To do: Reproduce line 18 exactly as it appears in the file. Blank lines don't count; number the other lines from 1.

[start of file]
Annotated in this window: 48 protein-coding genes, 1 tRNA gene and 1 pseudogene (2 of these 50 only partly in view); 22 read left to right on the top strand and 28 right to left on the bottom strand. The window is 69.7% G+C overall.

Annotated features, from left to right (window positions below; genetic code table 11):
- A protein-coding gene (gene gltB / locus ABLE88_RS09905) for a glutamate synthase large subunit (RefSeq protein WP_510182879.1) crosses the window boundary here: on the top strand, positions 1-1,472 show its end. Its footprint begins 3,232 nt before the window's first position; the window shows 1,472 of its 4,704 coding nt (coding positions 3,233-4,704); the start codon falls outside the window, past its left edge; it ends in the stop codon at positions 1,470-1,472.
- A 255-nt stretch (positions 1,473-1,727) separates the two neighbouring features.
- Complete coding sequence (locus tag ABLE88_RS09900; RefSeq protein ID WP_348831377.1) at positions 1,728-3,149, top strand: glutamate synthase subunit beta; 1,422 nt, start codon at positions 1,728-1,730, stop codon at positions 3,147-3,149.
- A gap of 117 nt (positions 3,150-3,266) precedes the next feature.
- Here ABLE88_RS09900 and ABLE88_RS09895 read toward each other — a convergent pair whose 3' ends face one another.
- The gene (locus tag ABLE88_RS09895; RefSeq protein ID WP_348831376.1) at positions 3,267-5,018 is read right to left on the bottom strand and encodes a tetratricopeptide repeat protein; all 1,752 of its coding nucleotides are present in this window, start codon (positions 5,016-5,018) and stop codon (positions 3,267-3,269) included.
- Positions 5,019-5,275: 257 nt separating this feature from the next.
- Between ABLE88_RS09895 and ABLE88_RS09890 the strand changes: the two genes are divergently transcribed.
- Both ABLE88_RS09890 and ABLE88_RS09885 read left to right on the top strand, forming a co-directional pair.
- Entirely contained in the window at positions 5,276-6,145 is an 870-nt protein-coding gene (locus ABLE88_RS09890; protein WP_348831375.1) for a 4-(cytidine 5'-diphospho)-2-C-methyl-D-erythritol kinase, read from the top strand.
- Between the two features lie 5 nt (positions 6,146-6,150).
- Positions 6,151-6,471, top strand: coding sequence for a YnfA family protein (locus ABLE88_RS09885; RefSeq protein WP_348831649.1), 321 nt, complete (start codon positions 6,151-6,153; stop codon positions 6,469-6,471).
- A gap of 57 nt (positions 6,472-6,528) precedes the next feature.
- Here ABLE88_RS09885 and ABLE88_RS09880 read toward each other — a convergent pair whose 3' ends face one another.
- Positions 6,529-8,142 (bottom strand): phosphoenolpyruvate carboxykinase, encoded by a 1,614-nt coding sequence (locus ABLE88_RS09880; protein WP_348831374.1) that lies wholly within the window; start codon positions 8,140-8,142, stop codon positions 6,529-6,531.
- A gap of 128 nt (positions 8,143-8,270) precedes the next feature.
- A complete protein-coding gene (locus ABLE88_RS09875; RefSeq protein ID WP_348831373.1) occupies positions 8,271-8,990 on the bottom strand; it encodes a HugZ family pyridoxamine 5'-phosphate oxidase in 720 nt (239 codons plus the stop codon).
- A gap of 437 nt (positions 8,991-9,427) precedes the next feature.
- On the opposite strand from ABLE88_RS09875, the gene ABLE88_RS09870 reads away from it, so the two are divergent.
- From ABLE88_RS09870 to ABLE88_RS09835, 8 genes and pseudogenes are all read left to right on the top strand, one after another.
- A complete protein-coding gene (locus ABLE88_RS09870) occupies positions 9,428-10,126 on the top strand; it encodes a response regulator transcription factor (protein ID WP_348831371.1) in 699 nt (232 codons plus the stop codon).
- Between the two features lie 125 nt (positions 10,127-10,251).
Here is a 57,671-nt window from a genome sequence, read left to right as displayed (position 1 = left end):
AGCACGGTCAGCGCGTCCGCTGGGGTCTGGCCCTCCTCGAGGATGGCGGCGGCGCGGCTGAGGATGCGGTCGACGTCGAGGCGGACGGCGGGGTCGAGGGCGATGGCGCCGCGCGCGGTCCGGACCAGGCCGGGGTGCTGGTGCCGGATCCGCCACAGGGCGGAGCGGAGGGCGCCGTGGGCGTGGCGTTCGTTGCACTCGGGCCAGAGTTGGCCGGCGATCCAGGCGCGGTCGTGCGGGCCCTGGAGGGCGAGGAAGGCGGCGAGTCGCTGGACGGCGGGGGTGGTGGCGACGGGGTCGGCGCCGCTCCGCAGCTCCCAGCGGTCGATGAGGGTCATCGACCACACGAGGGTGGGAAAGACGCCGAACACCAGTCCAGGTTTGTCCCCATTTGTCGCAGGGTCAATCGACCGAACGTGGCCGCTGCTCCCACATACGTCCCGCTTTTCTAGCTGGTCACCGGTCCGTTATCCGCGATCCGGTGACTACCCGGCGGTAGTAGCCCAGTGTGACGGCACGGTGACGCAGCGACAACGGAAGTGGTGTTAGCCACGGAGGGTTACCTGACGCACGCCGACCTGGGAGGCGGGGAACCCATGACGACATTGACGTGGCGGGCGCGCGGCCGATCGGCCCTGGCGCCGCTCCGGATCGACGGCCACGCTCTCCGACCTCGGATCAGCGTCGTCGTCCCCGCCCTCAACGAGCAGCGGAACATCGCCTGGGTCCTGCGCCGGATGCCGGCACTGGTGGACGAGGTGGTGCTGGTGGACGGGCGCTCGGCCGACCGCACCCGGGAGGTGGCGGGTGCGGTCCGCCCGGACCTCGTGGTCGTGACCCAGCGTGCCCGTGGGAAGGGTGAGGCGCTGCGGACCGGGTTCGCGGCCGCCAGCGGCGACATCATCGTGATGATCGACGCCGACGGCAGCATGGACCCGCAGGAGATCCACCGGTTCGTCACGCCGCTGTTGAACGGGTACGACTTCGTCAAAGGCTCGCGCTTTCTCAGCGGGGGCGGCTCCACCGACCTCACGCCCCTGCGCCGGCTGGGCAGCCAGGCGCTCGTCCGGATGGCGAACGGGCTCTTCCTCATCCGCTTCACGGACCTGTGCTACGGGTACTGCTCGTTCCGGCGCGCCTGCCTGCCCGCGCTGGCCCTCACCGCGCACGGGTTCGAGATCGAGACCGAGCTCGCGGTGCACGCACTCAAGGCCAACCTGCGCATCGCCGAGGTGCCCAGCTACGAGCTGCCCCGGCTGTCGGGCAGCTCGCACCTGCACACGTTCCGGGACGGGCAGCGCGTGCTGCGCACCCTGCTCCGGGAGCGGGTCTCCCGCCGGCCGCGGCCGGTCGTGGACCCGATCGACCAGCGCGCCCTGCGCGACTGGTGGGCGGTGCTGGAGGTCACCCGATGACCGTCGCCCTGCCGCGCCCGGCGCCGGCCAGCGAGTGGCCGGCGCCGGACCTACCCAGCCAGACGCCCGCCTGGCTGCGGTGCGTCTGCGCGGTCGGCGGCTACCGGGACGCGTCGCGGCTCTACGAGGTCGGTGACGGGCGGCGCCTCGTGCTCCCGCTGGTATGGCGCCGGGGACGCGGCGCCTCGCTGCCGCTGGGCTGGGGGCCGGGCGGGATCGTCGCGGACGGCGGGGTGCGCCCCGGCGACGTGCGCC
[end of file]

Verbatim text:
- A gap of 128 nt (positions 8,143-8,270) precedes the next feature.